I have seen several brochures and references that show a 1-inch air space or cavity behind random ashlar stone-veneer walls. My question is, what is wrong with a mud backup? What is the reason for the air space? Fire hazards? Insulation? Having been a stone mason for more than 13 years, I understand the difference in difficulty between laying rubble and random ashlar. I think most masons back up their stone with mud and chips regardless of whether the stone is 4, 6, or 8 inches thick.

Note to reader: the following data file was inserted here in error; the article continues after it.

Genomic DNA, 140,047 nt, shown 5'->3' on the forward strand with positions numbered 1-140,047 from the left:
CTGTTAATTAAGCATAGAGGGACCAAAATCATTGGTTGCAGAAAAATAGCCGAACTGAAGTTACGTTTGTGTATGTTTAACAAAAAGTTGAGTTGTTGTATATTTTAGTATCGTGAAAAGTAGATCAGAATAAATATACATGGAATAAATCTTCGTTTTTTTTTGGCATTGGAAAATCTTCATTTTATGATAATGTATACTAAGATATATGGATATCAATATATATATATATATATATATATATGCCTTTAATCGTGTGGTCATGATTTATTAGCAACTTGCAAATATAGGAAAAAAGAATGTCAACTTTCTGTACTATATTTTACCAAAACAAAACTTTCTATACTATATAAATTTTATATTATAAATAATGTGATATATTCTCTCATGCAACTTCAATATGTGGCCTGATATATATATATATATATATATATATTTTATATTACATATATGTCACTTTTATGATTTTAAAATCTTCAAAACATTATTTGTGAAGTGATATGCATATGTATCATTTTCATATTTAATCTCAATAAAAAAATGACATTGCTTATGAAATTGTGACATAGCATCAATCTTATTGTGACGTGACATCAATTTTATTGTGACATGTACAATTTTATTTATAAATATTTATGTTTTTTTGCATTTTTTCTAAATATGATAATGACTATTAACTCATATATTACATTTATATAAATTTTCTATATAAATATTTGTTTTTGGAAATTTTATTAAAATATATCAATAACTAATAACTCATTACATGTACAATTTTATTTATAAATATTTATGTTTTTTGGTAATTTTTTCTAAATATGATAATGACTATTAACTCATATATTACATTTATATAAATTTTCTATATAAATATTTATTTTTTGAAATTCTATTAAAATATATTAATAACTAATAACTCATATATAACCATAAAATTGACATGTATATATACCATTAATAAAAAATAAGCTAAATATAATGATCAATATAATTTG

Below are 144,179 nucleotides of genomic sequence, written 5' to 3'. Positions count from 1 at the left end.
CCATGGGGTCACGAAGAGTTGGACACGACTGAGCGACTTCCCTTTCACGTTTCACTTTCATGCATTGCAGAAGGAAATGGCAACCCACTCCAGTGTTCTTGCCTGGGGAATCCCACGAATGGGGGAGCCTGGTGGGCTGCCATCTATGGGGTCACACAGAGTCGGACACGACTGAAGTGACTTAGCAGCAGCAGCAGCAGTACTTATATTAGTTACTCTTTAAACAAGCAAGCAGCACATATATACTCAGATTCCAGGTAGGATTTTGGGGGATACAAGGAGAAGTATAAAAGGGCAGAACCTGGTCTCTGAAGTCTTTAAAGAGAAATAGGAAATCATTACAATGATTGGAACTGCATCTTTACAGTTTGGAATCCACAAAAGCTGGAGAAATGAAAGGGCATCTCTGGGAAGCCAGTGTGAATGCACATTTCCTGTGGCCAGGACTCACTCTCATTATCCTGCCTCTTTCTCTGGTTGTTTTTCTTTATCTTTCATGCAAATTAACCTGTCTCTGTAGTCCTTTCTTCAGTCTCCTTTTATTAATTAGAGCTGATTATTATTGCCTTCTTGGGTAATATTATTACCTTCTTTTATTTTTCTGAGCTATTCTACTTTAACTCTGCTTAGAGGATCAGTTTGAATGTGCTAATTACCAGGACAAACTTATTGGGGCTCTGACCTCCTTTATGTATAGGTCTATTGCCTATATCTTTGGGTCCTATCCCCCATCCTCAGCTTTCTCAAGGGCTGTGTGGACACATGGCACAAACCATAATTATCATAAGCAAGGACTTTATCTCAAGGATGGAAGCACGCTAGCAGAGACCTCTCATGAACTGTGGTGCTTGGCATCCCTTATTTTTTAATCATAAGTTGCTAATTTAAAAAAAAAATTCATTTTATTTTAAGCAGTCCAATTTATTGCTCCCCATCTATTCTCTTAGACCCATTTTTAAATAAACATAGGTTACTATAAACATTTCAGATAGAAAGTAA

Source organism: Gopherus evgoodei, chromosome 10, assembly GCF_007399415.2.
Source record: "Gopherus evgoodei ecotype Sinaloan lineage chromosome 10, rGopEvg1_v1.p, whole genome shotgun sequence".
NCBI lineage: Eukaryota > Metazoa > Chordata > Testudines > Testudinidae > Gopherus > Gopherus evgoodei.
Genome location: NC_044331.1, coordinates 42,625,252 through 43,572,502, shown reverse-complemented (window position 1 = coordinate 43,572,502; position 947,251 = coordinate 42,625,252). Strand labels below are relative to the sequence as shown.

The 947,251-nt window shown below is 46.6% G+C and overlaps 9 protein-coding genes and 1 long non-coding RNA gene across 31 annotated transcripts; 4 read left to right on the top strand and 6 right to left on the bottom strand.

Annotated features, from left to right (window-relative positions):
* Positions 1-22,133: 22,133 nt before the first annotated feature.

Stone walls with a mud backup can work effectively. These walls must be thick and the joints well-filled in order to prevent water leakage problems. If the walls are thin and the joints are not well-filled with mortar, water can penetrate into and through these masonry walls. This is particularly a problem above windows, where the water travelling downward could enter into the interior. Cavities sometimes are installed in stone walls for the same reason they are provided in clay masonry namely, to provide a drainage space to collect water that penetrates the wall; flashing and weepholes at the base of the wall direct water back to the exterior. Cavities are particularly useful for ashlar veneer walls in low-rise buildings located in open areas or near coastal regions. (In buildings over four stories tall, panel systems generally are used, not random ashlar systems.) For a cavity to be effective, it must be free of mortar droppings that permit water to cross the cavity. Typically, it is difficult for a mason to keep a 1-inch cavity clean; therefore, the cavity should be 2 inches wide. Solid stone walls sometimes are used on low-rise structures, especially those having overhangs. In these cases, the joints between the stones should be well-filled with mortar and adequately tooled. Since most of the water is stopped at the exterior face, the small quantity of water that does penetrate the veneer can be absorbed by the masonry. Flashing still is needed at penetrations, such as windows and doors, in order to prevent water from dripping on the top of these elements.